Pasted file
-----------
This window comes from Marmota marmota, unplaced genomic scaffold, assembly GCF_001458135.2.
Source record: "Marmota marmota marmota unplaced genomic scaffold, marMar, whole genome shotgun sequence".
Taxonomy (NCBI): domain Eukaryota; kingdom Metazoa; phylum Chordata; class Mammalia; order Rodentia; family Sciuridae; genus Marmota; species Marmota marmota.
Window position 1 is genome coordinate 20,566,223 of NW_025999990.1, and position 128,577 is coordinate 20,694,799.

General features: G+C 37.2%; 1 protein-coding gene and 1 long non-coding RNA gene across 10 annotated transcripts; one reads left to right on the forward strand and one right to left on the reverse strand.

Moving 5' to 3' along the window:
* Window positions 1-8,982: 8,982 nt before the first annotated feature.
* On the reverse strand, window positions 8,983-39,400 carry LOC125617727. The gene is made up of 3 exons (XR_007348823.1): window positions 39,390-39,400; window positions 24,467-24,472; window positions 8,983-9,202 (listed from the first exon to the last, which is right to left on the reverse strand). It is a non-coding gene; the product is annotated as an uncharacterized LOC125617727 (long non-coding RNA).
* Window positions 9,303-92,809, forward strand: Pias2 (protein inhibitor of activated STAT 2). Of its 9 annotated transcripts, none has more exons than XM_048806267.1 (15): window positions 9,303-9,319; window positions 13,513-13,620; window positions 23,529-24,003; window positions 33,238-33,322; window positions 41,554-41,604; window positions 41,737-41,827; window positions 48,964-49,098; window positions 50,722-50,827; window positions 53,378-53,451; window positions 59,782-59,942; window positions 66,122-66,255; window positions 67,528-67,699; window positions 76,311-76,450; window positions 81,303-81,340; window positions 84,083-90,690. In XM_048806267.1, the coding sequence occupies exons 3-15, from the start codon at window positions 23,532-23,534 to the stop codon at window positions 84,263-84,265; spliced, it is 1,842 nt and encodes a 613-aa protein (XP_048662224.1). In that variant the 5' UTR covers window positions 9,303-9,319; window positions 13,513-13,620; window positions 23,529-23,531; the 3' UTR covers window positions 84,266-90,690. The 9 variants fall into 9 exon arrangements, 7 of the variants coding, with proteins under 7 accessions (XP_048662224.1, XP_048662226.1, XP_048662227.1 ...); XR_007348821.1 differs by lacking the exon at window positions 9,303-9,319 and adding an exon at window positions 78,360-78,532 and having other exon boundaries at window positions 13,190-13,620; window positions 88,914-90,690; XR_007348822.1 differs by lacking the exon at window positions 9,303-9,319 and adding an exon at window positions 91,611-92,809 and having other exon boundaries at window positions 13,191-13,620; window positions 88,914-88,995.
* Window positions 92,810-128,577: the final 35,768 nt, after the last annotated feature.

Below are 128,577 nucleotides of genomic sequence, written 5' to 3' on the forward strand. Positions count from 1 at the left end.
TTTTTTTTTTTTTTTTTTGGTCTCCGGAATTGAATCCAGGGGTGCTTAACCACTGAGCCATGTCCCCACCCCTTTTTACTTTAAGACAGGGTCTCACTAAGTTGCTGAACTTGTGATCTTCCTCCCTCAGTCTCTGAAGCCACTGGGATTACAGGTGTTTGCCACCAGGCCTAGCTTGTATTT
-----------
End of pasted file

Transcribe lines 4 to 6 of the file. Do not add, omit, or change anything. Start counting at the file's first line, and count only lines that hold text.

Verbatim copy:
Window position 1 is genome coordinate 20,566,223 of NW_025999990.1, and position 128,577 is coordinate 20,694,799.

General features: G+C 37.2%; 1 protein-coding gene and 1 long non-coding RNA gene across 10 annotated transcripts; one reads left to right on the forward strand and one right to left on the reverse strand.

Moving 5' to 3' along the window: